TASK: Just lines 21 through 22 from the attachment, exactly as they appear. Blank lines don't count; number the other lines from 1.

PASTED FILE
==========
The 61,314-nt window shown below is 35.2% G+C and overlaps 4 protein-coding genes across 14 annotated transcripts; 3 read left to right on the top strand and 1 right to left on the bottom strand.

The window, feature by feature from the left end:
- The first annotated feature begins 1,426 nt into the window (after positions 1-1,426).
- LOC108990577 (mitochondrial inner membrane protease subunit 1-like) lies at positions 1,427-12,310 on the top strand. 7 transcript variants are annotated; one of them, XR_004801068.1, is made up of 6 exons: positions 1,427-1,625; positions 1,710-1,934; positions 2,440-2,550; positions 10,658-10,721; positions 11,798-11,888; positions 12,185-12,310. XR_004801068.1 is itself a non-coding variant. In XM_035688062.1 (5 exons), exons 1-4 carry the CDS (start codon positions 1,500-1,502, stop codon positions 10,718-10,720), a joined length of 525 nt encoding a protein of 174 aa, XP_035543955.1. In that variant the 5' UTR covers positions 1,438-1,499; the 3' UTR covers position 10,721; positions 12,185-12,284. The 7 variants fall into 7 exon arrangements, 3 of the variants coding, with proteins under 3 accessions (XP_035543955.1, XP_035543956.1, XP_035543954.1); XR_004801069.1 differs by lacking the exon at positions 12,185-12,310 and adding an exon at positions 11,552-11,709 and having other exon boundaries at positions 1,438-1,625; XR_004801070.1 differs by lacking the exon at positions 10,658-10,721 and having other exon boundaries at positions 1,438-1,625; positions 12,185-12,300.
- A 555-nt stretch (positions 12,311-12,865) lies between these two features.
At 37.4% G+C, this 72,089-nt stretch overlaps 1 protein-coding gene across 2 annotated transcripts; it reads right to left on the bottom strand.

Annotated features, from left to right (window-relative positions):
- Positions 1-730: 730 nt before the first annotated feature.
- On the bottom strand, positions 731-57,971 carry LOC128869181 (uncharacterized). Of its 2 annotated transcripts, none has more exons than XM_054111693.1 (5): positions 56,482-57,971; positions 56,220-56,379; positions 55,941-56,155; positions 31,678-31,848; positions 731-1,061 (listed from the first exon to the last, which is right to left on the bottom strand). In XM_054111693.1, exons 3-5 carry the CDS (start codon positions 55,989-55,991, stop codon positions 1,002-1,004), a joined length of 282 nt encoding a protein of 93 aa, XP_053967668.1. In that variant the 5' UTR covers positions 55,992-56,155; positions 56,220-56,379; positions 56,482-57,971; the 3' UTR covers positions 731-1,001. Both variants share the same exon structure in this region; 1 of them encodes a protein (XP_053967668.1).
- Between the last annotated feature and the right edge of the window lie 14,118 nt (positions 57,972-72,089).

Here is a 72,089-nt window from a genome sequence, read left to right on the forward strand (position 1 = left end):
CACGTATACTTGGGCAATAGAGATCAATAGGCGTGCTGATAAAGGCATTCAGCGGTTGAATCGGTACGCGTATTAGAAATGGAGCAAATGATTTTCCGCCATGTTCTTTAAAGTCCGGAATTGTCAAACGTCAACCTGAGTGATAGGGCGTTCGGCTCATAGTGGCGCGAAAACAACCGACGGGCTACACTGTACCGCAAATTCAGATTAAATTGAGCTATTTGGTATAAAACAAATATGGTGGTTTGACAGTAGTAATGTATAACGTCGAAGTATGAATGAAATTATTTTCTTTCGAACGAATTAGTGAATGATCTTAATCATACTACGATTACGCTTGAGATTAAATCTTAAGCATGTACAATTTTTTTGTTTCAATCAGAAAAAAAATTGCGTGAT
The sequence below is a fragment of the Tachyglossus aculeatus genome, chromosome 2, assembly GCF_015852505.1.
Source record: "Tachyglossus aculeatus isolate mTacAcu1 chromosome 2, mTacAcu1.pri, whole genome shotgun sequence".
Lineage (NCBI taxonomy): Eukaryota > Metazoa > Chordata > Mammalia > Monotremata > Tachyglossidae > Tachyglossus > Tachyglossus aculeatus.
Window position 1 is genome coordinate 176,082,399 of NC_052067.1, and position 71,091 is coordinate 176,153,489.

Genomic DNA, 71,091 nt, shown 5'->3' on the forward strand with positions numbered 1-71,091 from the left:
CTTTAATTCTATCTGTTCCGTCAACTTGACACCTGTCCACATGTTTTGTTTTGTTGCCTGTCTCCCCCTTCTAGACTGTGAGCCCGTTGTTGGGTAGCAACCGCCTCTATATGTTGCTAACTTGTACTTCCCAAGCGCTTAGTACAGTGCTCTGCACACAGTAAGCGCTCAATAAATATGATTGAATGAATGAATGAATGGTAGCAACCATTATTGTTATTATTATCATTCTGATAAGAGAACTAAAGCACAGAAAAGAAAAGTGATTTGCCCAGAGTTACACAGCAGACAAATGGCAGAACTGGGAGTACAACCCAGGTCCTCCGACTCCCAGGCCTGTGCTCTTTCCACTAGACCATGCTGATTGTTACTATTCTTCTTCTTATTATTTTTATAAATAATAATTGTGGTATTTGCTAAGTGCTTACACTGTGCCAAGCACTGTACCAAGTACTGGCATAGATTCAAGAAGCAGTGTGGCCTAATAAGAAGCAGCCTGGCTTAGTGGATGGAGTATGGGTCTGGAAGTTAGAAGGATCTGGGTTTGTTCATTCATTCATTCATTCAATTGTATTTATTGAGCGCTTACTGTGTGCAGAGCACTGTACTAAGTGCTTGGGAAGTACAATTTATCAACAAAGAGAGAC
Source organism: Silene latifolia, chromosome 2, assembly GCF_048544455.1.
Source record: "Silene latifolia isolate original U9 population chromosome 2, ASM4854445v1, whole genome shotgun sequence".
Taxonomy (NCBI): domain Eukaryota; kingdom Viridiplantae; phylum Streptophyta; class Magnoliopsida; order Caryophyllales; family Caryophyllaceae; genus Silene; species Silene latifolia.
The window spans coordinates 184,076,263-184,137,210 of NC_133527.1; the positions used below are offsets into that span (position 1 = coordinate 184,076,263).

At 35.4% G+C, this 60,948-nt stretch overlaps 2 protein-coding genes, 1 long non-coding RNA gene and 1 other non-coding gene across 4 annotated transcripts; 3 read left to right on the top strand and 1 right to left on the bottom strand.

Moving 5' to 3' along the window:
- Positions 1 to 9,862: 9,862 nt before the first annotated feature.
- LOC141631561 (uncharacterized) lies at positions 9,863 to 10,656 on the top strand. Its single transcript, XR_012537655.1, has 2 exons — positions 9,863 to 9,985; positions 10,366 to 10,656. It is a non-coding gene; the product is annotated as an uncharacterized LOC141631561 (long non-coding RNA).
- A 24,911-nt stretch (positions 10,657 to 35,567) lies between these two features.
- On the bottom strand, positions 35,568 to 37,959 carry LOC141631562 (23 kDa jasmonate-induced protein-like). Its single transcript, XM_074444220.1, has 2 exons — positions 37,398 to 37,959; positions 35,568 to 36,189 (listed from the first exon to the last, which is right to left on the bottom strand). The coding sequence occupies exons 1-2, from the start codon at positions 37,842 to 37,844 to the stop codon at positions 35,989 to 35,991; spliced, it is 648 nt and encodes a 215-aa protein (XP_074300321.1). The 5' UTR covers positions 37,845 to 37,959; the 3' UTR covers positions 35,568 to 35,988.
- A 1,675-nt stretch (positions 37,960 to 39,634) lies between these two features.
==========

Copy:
Taxonomy (NCBI): domain Eukaryota; kingdom Viridiplantae; phylum Streptophyta; class Magnoliopsida; order Caryophyllales; family Caryophyllaceae; genus Silene; species Silene latifolia.
The window spans coordinates 184,076,263-184,137,210 of NC_133527.1; the positions used below are offsets into that span (position 1 = coordinate 184,076,263).